Still, there are many respected newsletter writers who have decent long-term track records and interesting insights into individual securities and markets. “Some of the best people on Wall Street are writing newsletters, and the only people that get to see their work are their subscribers,” says Mark Hulbert of Hulbert Digest in Annandale, Va., which tracks the performance of hundreds of investment newsletters, and is an excellent place to start researching research.

Unfortunately, subscribing to multiple newsletters can be an expensive proposition, especially since most of them specialize in a tiny niche that isn't serviced by the rest of the research community. “The newsletters that a broker would get the most value out of are the ones that look at stocks or industries that don't have a herd of analysts,” says Hulbert.

There is also more institutional-quality research around than ever. One well-established boutique that supplies it is Argus Research, which began selling independent research at the height of a much worse bear market — in 1934.

“We're reaching a stage in the development of the financial markets where people are willing to pay for quality information,” says John Eade, president of Argus. “Other firms are going to realize that our business model, which has worked for us so well for so long, makes sense. Then the market will become a lot more crowded.” Typically, Argus charges “upwards of $1,000” a month, depending on what each individual firm requires.

Right now, Argus sells most of its research to the brokerage community, but it's often repackaged as private-label, in-house research for small brokerage firms, such as Tampa-based Invest Financial and Investment Centers of America. Depending on the deal, this can cost as much as $25,000 a month. Argus also has several packages for individual brokers who just want to get the research reports.

If you can't afford to pay a big monthly tab for research, there's always the retail option. Using the Web service Multex ( you can buy what you need when you need it. The site collects research reports of all types — from the large wirehouses to independent boutiques — and sells them on a pay-per-view basis. Costs can range from $5 to $10 for a morning call to as much as $50 for an industry review.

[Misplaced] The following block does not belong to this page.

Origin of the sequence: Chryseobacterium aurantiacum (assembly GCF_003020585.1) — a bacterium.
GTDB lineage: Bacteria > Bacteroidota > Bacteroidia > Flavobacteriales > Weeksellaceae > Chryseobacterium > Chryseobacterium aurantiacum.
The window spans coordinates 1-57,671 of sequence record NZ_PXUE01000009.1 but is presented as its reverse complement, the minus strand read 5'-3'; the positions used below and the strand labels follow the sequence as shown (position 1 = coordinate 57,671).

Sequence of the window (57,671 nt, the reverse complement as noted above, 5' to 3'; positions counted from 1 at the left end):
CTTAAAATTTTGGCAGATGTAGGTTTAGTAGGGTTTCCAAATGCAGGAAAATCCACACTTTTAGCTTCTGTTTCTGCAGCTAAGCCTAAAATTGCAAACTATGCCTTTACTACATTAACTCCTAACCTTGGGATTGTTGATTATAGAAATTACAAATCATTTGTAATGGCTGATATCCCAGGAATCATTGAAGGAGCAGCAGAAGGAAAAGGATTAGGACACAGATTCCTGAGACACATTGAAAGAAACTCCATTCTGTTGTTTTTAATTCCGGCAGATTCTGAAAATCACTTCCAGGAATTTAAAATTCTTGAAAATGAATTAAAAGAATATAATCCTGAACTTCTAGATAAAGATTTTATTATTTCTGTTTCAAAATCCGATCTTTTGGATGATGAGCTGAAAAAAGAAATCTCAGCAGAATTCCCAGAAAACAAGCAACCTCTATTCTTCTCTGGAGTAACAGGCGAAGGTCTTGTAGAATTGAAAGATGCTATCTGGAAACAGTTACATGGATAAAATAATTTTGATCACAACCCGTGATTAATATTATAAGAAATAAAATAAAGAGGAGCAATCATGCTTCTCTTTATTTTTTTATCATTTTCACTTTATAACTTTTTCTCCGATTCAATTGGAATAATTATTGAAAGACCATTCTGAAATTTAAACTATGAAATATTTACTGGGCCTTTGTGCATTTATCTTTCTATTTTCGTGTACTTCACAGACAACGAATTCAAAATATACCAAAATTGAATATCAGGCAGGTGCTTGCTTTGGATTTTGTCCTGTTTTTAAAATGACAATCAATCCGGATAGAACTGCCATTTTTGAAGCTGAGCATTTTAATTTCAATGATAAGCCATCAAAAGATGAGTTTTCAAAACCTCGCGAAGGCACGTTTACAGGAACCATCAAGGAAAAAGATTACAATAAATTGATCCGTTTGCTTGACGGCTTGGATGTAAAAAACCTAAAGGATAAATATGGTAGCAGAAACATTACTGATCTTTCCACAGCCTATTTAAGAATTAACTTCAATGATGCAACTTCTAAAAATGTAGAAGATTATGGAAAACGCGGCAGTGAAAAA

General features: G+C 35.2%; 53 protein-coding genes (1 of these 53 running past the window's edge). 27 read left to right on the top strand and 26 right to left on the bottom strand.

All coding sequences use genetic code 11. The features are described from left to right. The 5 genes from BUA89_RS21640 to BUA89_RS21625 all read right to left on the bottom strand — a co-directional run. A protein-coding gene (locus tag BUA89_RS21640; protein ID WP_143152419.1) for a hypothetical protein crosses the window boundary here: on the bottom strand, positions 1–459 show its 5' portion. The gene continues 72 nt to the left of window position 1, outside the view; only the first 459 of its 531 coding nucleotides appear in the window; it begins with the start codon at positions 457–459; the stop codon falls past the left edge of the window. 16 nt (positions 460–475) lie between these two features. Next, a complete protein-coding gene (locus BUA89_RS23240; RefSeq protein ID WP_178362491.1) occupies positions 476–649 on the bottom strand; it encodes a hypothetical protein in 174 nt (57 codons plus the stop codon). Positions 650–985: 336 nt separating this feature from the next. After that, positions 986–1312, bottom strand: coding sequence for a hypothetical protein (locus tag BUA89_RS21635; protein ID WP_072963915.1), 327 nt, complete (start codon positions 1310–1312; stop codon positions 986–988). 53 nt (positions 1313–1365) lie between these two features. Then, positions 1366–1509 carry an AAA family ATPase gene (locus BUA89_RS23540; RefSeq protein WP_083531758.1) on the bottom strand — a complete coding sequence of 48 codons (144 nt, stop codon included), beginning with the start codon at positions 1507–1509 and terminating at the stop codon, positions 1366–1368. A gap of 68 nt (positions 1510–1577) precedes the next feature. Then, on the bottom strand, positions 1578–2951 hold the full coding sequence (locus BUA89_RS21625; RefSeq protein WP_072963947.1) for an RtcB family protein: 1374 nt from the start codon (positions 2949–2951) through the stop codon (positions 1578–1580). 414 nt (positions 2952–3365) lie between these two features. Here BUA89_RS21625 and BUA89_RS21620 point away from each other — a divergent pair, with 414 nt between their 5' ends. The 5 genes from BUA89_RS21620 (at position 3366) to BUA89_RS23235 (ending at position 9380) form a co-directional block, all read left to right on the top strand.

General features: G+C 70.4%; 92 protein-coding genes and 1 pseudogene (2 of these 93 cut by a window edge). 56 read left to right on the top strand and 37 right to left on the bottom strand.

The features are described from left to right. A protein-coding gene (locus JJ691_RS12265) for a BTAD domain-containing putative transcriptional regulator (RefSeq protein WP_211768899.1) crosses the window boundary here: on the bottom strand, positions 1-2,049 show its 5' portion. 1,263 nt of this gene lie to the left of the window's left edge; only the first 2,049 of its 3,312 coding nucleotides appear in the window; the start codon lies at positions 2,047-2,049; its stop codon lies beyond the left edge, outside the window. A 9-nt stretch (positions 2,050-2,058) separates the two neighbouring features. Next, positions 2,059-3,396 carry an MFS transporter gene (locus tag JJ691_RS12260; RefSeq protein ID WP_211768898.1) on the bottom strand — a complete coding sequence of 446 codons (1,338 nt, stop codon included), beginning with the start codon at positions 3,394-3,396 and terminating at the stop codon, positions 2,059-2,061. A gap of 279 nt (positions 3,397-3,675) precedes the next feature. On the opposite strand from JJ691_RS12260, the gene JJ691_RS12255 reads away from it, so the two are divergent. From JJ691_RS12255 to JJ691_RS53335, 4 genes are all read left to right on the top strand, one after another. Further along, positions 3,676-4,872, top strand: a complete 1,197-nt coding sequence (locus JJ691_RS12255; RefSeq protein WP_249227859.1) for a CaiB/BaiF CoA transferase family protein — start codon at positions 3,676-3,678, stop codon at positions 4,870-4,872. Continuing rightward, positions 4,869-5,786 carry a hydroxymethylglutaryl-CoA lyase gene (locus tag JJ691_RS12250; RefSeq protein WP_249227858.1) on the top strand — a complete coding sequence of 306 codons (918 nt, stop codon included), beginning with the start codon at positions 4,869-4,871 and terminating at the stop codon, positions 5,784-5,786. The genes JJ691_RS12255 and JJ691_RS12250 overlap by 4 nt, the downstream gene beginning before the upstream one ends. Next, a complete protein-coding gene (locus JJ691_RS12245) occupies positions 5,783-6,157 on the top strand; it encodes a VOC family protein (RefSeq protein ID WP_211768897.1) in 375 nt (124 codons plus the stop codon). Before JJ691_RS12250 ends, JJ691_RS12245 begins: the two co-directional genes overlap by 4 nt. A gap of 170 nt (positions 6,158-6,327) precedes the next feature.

Multex also has an institutional service, starting at $5,000 per user per year that may interest some retail-oriented brokers. But that's not how most brokers use Multex. “Our internal research leads us to believe that a sizable proportion of our customer base is in the brokerage community,” says Robert Skea, the company's vice president of sales, who wouldn't reveal the exact percentage. “They're clearly very interested in finding research produced outside of their own firm. And the trend is growing.”

Skea says that Multex is in the process of preparing a special package for high-net-worth individuals and brokers that will be slightly pricier than the retail site, but will have more timely research. According to Skea, the annual cost can “get into the tens of thousands of dollars, though it's usually just south of that.”

Right now, most research firms embargo their research reports for seven days before allowing them to appear on Multex. The new product, which will probably launch early next year, will have a shorter embargo period. It will also function on a subscription model, rather than pay-per-view, “at a price point that would be palatable to most people in the financial advisor community,” says Skea.

There is a catch, however: Most of the research available on Multex still comes from the large investment banks. “I prefer independent research,” says John Rafal, an Essex, Conn., financial consultant for Raymond James, who manages more than $1.1 billion in assets. “I like to know where their allegiance is and its quality tends to be a cut above what comes out of the wirehouse.” Yet, the supply of research from purely independent firms is still just a trickle.

It's also wise to remember that there is not a direct correlation between independence and out-sized returns. The fact is, independent analysts' portfolios are not appreciably better than are those of their cohorts who work for investment banks.

In The Wall Street Journal's latest analyst rankings, it found that the picks of independent research firms did outperform the recommendations of other analysts. Over a 12-month stretch, the picks of six noted Wall Street firms racked up a 6.2 percent decline. Those of six well-known indie research firms were down 3.9 percent. Looks good, but that figure was buoyed significantly by one firm's (Florida-based Avalon Research Group) astounding 36 percent portfolio gain. By comparison, Morgan Stanley and Prudential suffered 7 percent and 9 percent losses, respectively. Bernstein, one of the larger independent groups, notched an 8.15 percent loss from November 2001 to November 2002. New York-based independent Argus lost 2 percent for the 12 months ending Oct. 14.

Independent research is a growth industry, and now has its own trade group, called Investorside Research Association. IRA was founded in July and already has 13 members. Dozens of other firms have been born in the last two years and are still in their infancy stage. “Right now, in the bottom of a bear market, it's hard to get people to pay for research. It's expected to be free. But that's changing,” says Argus' Eade. “A lot of people are putting down roots for when the bull market comes back. By then, independent research will be the norm, not the exception.”